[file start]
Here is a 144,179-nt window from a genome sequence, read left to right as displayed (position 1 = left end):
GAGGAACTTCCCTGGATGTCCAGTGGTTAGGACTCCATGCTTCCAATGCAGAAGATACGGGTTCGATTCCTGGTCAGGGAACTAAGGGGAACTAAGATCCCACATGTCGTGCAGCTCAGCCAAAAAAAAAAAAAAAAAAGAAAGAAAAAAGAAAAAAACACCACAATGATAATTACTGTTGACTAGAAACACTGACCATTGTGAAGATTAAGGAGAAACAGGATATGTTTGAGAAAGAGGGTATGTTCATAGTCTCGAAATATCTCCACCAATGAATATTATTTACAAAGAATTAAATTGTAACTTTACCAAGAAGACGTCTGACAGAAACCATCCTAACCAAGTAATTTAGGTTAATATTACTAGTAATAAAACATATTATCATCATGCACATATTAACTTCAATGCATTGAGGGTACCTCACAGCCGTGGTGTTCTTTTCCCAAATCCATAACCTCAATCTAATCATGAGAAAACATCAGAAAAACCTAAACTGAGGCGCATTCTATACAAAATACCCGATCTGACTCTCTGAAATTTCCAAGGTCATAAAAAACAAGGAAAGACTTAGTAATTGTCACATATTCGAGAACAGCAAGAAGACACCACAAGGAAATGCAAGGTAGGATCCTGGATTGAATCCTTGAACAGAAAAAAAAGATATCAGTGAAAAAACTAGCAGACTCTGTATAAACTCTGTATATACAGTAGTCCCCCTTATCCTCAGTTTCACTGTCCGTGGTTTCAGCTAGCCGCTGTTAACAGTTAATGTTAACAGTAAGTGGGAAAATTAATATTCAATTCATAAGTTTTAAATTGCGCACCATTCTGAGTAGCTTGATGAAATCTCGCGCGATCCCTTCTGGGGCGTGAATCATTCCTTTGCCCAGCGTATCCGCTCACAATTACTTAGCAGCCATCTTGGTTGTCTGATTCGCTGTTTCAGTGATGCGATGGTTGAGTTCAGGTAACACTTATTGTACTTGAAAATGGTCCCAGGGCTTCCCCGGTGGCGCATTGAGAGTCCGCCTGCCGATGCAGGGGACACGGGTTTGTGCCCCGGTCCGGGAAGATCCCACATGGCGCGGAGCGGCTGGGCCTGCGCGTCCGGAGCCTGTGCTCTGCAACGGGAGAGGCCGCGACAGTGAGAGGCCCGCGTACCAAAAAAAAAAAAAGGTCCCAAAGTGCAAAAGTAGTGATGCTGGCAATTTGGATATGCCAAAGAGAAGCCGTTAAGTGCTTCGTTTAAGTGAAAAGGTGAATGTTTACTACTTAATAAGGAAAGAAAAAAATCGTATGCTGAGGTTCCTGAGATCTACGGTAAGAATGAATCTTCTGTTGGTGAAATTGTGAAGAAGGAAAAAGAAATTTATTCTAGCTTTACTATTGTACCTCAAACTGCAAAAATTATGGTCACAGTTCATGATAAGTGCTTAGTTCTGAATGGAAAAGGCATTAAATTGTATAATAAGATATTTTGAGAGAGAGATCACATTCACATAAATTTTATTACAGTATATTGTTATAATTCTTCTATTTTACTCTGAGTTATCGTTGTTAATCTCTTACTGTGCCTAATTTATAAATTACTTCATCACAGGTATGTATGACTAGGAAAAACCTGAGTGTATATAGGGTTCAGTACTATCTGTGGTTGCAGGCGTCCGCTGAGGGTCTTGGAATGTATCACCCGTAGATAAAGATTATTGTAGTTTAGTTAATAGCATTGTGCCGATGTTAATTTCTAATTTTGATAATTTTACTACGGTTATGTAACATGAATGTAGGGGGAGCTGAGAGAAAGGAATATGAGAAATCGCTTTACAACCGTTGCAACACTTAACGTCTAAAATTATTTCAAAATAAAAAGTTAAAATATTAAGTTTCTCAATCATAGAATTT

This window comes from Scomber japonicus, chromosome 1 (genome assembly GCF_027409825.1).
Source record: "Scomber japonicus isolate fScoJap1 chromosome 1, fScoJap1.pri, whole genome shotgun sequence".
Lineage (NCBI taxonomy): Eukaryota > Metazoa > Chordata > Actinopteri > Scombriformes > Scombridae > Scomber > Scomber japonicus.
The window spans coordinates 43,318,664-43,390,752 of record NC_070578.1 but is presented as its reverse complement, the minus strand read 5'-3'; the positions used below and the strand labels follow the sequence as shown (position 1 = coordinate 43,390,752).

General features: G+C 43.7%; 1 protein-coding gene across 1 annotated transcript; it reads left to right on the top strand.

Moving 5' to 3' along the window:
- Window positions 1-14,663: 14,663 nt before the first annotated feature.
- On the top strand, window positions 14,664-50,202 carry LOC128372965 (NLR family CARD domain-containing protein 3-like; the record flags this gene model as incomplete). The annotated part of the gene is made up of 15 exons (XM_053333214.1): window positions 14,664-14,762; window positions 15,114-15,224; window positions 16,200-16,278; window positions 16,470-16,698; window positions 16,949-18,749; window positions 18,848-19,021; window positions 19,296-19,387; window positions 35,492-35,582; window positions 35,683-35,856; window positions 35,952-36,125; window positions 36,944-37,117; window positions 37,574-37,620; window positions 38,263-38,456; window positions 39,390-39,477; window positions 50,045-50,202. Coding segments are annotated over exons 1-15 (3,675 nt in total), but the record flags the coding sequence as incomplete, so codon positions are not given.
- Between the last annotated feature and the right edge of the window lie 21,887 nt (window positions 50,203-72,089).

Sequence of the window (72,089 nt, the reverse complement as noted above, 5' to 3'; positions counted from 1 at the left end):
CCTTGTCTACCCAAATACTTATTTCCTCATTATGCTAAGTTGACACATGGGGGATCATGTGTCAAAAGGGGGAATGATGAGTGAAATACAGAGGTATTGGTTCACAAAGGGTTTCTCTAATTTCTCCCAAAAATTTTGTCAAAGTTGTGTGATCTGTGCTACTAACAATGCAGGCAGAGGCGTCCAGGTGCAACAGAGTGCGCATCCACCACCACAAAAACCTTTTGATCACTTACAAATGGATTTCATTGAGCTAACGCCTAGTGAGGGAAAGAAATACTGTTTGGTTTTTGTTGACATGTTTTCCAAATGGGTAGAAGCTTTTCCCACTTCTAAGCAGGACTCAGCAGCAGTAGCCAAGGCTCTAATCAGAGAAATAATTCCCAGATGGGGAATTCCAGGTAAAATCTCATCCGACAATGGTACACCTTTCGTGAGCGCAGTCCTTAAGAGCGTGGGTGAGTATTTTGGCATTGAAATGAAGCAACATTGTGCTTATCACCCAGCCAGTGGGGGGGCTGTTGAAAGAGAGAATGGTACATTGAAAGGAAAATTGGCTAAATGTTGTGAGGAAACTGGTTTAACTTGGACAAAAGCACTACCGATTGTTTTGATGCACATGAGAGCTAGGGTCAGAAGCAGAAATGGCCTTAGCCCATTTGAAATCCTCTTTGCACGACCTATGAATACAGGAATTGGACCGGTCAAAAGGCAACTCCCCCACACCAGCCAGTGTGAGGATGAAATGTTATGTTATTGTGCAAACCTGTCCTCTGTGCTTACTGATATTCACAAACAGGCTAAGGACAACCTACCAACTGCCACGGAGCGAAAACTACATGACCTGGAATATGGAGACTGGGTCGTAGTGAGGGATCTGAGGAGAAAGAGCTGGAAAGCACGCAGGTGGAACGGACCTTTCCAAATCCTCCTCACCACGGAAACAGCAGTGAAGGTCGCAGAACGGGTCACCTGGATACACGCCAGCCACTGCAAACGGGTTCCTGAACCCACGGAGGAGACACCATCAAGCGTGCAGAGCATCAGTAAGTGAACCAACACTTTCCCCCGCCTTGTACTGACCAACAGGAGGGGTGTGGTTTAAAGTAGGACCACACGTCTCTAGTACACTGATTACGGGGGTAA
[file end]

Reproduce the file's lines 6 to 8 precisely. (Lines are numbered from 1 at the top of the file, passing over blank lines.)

The window spans coordinates 43,318,664-43,390,752 of record NC_070578.1 but is presented as its reverse complement, the minus strand read 5'-3'; the positions used below and the strand labels follow the sequence as shown (position 1 = coordinate 43,390,752).

General features: G+C 43.7%; 1 protein-coding gene across 1 annotated transcript; it reads left to right on the top strand.

Moving 5' to 3' along the window: